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More criticism for Sinclair over 'code red' weather warnings

Meteorologist Joe Crain who was fired by WICS-TV, a Sinclair-owned station in Illinois, after he called out the company for what he characterized as the excessive use of "code red" weather warnings at his station.
Meteorologist Joe Crain who was fired by WICS-TV, a Sinclair-owned station in Illinois, after he called out the company for what he characterized as the excessive use of "code red" weather warnings at his station. (CNN screengrab)

The Baltimore-based Sinclair Broadcast Group has been in the news the last two weeks for the controversial firing of a meteorologist at one of its stations who called out the company on-air over what he characterized as the hyped use of “code red” weather warnings.

Sunday, Brian Stelter, host of CNN’s “Reliable Sources,” and I discussed the firing and the larger issue of sensationalizing local news.

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"We want you to know it's not us," meteorologist Joe Crain, of WICS in Springfield, Ill., told viewers on June 5 as he described complaints about use of the “code red” term. He called use of the term a “corporate initiative.”

Crain had not been on the air since, and a Sinclair spokesman last week told CNN, which first reported the story, that the weatherman was no longer with the station.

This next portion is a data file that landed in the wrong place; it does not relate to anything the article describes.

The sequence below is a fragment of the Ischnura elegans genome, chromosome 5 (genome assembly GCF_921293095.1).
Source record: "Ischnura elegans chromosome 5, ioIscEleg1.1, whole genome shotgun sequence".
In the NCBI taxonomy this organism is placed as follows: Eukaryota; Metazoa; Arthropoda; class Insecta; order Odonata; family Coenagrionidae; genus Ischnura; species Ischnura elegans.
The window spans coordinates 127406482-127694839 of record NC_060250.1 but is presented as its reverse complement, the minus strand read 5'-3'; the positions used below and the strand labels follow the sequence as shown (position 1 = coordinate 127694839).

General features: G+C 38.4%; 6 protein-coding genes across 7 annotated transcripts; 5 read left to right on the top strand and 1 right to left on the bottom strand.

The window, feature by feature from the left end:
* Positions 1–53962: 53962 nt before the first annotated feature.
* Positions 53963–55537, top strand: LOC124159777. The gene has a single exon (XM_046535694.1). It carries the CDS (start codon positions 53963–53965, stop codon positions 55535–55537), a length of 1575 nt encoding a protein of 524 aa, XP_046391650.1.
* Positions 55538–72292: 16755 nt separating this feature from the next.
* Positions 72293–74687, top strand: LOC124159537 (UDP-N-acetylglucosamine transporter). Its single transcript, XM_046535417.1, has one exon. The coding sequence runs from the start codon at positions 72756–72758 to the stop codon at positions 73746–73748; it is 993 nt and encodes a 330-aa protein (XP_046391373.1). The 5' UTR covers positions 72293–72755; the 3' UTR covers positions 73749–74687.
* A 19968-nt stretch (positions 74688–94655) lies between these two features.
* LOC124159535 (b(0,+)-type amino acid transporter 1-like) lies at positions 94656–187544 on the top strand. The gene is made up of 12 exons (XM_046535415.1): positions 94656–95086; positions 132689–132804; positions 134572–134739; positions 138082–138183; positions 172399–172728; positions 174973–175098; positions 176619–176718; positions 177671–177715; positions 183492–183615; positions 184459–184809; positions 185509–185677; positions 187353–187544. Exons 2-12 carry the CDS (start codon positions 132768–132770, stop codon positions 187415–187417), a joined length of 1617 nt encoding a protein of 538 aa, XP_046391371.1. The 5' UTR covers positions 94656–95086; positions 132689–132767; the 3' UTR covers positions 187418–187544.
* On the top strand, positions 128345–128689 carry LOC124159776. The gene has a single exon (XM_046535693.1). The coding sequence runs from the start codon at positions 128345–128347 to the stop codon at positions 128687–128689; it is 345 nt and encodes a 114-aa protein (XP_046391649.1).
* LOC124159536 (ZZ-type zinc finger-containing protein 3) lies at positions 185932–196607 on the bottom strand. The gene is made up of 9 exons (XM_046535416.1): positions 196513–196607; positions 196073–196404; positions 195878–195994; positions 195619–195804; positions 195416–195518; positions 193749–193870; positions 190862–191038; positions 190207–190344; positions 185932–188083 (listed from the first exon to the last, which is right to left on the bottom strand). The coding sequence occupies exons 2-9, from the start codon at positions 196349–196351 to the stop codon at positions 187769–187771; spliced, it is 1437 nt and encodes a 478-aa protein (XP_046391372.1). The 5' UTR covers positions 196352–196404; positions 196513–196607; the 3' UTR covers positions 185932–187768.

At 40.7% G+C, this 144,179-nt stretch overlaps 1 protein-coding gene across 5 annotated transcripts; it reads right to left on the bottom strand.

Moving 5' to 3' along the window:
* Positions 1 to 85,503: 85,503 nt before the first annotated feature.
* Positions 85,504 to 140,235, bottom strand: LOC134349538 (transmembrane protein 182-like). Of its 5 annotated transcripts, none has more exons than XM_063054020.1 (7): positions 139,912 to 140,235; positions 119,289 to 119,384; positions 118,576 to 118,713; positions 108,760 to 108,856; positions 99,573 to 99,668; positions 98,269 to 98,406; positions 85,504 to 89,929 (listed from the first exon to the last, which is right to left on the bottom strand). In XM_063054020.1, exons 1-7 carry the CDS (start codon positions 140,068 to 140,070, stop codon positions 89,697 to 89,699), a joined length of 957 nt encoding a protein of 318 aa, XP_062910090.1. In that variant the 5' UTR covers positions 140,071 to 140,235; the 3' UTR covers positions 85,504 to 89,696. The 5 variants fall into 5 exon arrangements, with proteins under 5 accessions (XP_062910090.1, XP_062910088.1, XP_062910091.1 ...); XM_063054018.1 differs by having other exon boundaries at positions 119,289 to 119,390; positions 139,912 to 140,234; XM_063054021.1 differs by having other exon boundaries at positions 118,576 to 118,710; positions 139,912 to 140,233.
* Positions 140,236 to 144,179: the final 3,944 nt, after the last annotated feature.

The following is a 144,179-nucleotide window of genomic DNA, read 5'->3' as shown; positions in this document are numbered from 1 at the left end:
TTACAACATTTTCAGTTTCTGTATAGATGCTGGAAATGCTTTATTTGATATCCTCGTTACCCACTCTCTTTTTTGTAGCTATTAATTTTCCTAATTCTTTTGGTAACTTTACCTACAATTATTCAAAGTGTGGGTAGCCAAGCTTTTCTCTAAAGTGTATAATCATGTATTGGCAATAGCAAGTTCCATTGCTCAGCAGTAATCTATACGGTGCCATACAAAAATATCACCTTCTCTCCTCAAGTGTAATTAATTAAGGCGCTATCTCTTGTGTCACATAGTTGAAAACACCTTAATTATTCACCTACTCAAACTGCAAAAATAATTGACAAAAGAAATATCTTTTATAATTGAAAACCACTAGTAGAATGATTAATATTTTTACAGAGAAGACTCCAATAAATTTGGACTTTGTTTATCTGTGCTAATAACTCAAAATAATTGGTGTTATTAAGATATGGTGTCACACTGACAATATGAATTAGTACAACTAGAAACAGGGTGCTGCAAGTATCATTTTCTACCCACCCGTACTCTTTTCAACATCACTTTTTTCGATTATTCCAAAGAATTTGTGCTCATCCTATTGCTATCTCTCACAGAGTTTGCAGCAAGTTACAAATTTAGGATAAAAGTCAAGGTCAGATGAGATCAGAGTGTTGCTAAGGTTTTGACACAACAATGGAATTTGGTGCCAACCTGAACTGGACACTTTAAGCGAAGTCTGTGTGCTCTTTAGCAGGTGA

Hyping, or sensationalizing, is a widespread complaint when it comes to local news. And Sinclair certainly isn’t the only platform to do it.

But the use of “code red” as described by Crain seems an especially egregious way to use fear to try to drive ratings, and it goes to the heart of what journalism is and isn’t supposed to do.

The fundamental responsibility of journalism is to provide citizens with the kind of vetted and trustworthy information they need to make sound decisions about their lives.

When it comes to local TV news, weather is near the core of that.

If there truly is severe weather on the way, it literally becomes a matter of life and death for viewers to know that.

That’s why I often come down on the side of giving stations the benefit of the doubt on close calls, when, say, a snowstorm is forecast that doesn’t materialize. Better to err of the side of overstating the threat, rather than understating and leaving viewers unprepared for a weather disaster. This is especially true in parts of the country that regularly experience hurricanes, tornadoes or massive snow storms.

But as Crain described it, WICS was overusing the term, which can result in viewers becoming desensitized to all such warnings. Cry wolf, and when the real wolf comes, no one takes it seriously.

Furthermore, constant over-the-top promotional spots falsely warning of dangerous weather can create anxiety and fear in some viewers, particularly older ones who might not go out much.

Here’s the discussion Stelter and I had about it Sunday.

And here, in case you missed it, is Stephen Colbert’s take on the matter last week.

Sinclair has become a target of satire, ranging from John Oliver to a Deadspin video showing anchors from Sinclair stations across the country mouthing the same script about fake news stories last year.

In 2017, I wrote a piece saying that in its bid to become the largest local broadcast group in the nation, Sinclair might also become one of the most highly criticized and reviled.

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The company’s bid to take over Tribune Media definitely intensified the scrutiny of Sinclair, and it has continued even after the deal fell apart.

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